Developing a Sense of Danger
Most Surprising Double-Rook Sacrifice in History?
I recently had the good fortune to come across the following position from the 1978 game between Larry Christiansen and Yasser Seirawan at a tournament in Berkeley, USA. (I recommend readers to get hold of Christiansen’s ‘Storming the Barricades‘ printed by Gambit). At the time both were the top up and coming youngsters in the country and would soon explode on to the international scene.
Black had just played the move 28…g5?, attacking the Rook on h4. To understand the psychology behind this voluntary weakening of the King position, it is best we go back a few moves so as to demonstrate the importance of developing a sense of danger in chess.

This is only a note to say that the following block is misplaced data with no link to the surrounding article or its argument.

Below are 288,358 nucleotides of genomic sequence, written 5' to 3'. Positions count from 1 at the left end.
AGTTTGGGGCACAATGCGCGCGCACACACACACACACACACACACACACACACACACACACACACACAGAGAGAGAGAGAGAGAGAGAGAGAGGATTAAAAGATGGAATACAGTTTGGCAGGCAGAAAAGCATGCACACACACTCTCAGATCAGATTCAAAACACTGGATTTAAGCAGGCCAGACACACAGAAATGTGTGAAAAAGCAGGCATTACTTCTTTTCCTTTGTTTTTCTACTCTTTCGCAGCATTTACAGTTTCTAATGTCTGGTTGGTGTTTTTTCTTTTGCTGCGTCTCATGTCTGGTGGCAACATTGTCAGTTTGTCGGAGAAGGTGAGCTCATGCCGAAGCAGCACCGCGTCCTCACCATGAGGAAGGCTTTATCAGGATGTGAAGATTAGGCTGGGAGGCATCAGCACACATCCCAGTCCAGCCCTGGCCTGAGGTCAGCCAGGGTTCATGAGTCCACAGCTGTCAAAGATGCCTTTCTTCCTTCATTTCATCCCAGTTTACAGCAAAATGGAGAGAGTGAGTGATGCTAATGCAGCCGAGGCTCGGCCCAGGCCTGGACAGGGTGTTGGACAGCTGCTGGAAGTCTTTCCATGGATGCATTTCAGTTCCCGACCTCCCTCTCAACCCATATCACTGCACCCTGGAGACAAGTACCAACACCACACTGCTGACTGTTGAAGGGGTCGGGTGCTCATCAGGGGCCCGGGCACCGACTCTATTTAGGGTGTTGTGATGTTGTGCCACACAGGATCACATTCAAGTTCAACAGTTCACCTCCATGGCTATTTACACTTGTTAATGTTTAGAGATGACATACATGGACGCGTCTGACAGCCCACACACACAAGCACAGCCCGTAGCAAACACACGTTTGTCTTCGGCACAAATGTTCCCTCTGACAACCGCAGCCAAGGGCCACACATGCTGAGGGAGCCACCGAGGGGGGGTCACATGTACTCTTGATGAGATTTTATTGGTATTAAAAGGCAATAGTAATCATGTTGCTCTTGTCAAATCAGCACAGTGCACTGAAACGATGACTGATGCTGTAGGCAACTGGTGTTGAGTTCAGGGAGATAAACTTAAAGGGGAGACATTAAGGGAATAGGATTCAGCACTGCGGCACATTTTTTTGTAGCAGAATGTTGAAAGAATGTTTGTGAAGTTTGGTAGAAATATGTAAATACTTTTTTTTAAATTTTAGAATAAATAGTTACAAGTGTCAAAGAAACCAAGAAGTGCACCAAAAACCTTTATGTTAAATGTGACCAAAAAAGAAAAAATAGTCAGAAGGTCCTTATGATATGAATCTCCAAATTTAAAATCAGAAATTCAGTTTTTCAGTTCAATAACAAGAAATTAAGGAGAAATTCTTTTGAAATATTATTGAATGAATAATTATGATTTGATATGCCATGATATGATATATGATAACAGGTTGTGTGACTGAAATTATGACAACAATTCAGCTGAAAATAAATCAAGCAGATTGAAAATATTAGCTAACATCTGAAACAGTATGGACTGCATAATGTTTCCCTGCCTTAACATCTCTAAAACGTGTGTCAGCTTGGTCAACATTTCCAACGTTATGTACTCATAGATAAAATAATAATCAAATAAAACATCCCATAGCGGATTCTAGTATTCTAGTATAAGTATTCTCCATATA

gm Christiansen,L – im Seirawan,Y
Position after 26 moves:
A very instructive example of how a player can allow himself to turn off his sense of danger. The White Queen move to a1 – so far, far away from Black’s King – lured Seirawan into a false sense of security. Christiansen deserves great credit for his forceful finish, and especially for his creative ‘Qa1’.